A WARNING FOR PUTIN

A WARNING FOR PUTIN

After some weekend downtime in Scotland, Trump will head to Helsinki for a summit with Russia’s Vladimir Putin. The big news from the first leg of Trump’s travels this week was his insistence that NATO allies not only meet current defense spending targets but double them in coming years. Trump warned that failure to step up would persuade the US to “go it alone.” Not surprisingly, the question left hanging is whether this threat implied the US might withdraw from NATO altogether.


That’s the backdrop for this meeting of the US and Russian presidents. But as you watch media coverage of their interactions, read accounts of what was said, endure detailed expert analysis of their body language, and consider speculation of what it all means, bear in mind that conversations between governments, particularly when one of them is a genuine democracy, are never simply about the interaction of leaders.

Congress will have its say, particularly on sanctions and US membership in NATO. With that in mind, consider the message the US Senate sent to NATO allies, Trump, and Putin this week in the form of a non-binding resolution that passed by a wide margin.

The message for NATO: The US Senate reaffirms “the commitment of the United States to the North Atlantic Treaty Organization (NATO) alliance as a community of freedom, peace, security, and shared values…” It also reaffirms “the ironclad commitment of the United States to its obligations under Article 5 of the North Atlantic Treaty to the collective self-defense of the North Atlantic Treaty Organization alliance.”

The further warning for Putin: The Senate resolution called on Trump to “urgently prioritize the completion of a comprehensive, whole-of-government strategy to counter malign activities of Russia that seek to undermine faith in democratic institutions in the United States and around the world." Remember too that sanctions relief for Russia requires congressional approval.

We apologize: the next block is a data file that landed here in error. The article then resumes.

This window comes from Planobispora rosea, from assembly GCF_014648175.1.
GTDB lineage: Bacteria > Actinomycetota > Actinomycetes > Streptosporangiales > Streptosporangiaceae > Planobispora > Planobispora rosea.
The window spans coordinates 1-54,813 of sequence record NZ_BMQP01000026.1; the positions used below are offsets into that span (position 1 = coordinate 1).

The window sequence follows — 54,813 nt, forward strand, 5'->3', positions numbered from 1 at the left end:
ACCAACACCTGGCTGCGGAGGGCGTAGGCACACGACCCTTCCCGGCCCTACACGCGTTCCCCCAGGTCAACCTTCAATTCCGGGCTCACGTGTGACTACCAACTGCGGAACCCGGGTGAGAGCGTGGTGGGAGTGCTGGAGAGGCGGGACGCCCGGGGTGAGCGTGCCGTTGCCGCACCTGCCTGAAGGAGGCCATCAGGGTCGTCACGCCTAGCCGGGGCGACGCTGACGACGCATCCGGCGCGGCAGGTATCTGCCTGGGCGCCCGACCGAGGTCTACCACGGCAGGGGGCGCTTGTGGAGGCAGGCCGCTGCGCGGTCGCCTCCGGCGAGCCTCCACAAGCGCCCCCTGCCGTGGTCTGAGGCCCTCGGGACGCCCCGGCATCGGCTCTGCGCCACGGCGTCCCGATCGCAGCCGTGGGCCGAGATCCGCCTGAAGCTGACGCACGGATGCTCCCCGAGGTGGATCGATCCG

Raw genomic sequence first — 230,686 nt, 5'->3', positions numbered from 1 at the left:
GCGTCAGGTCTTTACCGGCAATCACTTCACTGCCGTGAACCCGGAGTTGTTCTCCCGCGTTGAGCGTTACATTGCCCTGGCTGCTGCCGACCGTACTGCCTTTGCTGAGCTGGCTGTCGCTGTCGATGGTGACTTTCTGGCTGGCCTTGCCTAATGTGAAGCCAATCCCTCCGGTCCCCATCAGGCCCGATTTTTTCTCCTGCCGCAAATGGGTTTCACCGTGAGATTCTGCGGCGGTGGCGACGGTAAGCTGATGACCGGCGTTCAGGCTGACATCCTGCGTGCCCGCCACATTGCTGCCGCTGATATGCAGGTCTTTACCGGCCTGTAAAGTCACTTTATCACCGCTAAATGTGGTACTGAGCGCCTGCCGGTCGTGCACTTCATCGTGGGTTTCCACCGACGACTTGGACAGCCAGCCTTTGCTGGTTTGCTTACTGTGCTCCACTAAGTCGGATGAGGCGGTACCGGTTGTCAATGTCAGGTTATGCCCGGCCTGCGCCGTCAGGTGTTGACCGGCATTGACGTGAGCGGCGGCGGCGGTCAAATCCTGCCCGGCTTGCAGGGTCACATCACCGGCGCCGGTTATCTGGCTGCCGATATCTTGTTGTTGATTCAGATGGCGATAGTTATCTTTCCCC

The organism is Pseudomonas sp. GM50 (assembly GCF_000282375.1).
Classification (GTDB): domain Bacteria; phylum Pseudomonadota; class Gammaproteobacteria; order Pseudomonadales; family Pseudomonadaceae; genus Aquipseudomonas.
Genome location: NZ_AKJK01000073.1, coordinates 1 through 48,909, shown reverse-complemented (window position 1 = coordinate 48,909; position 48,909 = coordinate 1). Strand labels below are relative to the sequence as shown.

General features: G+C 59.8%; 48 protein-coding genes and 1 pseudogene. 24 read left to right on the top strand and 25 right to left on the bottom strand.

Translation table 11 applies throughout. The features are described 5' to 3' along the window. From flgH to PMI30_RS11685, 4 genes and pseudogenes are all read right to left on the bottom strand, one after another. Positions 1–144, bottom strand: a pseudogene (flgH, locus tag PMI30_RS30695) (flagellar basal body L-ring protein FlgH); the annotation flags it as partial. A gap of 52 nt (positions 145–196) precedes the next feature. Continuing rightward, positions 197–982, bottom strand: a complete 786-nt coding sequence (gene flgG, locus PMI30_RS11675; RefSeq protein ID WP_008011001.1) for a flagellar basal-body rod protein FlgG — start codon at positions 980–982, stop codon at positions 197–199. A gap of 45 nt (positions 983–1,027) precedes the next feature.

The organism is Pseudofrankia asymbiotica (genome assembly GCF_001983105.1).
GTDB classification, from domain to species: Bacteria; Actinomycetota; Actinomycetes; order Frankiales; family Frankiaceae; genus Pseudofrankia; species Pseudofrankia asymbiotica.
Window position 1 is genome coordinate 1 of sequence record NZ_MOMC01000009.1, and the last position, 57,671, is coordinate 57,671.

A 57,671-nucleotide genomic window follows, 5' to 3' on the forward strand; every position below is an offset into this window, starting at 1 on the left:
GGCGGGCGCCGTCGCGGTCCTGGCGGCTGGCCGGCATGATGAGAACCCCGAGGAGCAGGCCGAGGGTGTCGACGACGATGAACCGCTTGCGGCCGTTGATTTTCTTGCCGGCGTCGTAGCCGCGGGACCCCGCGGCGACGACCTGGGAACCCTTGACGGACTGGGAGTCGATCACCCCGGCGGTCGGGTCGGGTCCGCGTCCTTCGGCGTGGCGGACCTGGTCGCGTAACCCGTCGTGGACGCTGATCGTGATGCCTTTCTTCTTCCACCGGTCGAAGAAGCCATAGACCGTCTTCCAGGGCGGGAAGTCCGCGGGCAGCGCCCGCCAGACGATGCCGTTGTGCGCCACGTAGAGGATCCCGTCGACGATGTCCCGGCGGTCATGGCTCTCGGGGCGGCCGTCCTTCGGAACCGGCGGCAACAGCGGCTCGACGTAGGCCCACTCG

The Senate Vote: 97-2.

The bottom line: It’s hard enough to get 97 US senators to agree to name a post office after an astronaut. This is a loud, clear, bipartisan signal that, at least on the subjects of NATO and Russia, the president of the United States does not speak for the government of the United States.

That's Bank of America's new target in its Environmental Business Initiative in order to accelerate the transition to a low-carbon, sustainable economy.

Here's how it will drive innovation to address climate change.

On Tuesday, a major US intelligence report said the top threat to America right now is China. A day later, John Kerry, the Biden administration's "climate czar," got on a plane to... China.

Such is the drama of ties between the world's two largest economies these days.

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Should the Biden administration "reverse course on China" in the hope of establishing a friendlier relationship, as diplomat Kishore Mahbubani argues in a recent Financial Times op-ed? Ian Bremmer and Eurasia Group analyst Michael Hirson take out the Red Pen to explain why it's not that simple.

And today, we are talking about the United States and China. The relationship between the two most powerful nations in the world is the worst it's been since the Tiananmen Square massacre in 1989. Pundits and policymakers alike all around the world are trying to figure out how Washington and Beijing can at least stop the bleeding because a reset is nowhere in the cards.

That's the topic of the op-ed that we are looking at today. It's from the Financial Times, written by Singaporean diplomat Kishore Mahbubani, and the title summarizes the key argument: "Biden should summon the courage to reverse course on China." Meaning, he should throw out the Trump era approach and open the door to more cooperation and kinder, gentler relations.